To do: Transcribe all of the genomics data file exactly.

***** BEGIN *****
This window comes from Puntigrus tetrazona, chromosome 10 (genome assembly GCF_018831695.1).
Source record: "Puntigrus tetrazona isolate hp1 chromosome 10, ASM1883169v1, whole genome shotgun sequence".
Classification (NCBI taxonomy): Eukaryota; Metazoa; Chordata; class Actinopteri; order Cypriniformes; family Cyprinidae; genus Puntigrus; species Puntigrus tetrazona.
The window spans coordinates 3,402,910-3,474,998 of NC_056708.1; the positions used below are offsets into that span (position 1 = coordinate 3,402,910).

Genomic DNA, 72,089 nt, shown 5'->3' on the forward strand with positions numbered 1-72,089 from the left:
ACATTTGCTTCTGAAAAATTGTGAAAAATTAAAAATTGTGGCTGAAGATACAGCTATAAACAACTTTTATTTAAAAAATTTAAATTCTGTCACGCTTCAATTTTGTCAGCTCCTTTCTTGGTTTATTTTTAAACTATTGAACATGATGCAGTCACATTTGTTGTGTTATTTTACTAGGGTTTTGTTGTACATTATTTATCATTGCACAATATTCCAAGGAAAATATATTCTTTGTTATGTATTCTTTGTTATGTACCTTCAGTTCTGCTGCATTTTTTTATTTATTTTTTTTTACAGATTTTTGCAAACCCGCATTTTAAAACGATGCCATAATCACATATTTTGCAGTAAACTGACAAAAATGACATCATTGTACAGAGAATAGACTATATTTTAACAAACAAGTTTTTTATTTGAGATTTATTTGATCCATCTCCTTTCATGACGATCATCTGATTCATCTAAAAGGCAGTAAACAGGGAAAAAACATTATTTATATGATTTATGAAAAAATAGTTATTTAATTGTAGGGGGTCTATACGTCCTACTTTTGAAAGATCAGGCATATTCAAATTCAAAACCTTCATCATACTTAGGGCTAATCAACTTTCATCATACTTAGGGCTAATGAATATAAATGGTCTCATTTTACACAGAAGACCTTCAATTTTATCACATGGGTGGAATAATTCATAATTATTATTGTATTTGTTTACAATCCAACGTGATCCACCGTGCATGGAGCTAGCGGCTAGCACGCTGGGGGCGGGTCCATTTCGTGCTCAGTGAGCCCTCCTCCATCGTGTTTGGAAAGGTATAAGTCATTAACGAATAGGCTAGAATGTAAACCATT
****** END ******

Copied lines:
This window comes from Puntigrus tetrazona, chromosome 10 (genome assembly GCF_018831695.1).
Source record: "Puntigrus tetrazona isolate hp1 chromosome 10, ASM1883169v1, whole genome shotgun sequence".
Classification (NCBI taxonomy): Eukaryota; Metazoa; Chordata; class Actinopteri; order Cypriniformes; family Cyprinidae; genus Puntigrus; species Puntigrus tetrazona.
The window spans coordinates 3,402,910-3,474,998 of NC_056708.1; the positions used below are offsets into that span (position 1 = coordinate 3,402,910).

Genomic DNA, 72,089 nt, shown 5'->3' on the forward strand with positions numbered 1-72,089 from the left:
ACATTTGCTTCTGAAAAATTGTGAAAAATTAAAAATTGTGGCTGAAGATACAGCTATAAACAACTTTTATTTAAAAAATTTAAATTCTGTCACGCTTCAATTTTGTCAGCTCCTTTCTTGGTTTATTTTTAAACTATTGAACATGATGCAGTCACATTTGTTGTGTTATTTTACTAGGGTTTTGTTGTACATTATTTATCATTGCACAATATTCCAAGGAAAATATATTCTTTGTTATGTATTCTTTGTTATGTACCTTCAGTTCTGCTGCATTTTTTTATTTATTTTTTTTTACAGATTTTTGCAAACCCGCATTTTAAAACGATGCCATAATCACATATTTTGCAGTAAACTGACAAAAATGACATCATTGTACAGAGAATAGACTATATTTTAACAAACAAGTTTTTTATTTGAGATTTATTTGATCCATCTCCTTTCATGACGATCATCTGATTCATCTAAAAGGCAGTAAACAGGGAAAAAACATTATTTATATGATTTATGAAAAAATAGTTATTTAATTGTAGGGGGTCTATACGTCCTACTTTTGAAAGATCAGGCATATTCAAATTCAAAACCTTCATCATACTTAGGGCTAATCAACTTTCATCATACTTAGGGCTAATGAATATAAATGGTCTCATTTTACACAGAAGACCTTCAATTTTATCACATGGGTGGAATAATTCATAATTATTATTGTATTTGTTTACAATCCAACGTGATCCACCGTGCATGGAGCTAGCGGCTAGCACGCTGGGGGCGGGTCCATTTCGTGCTCAGTGAGCCCTCCTCCATCGTGTTTGGAAAGGTATAAGTCATTAACGAATAGGCTAGAATGTAAACCATT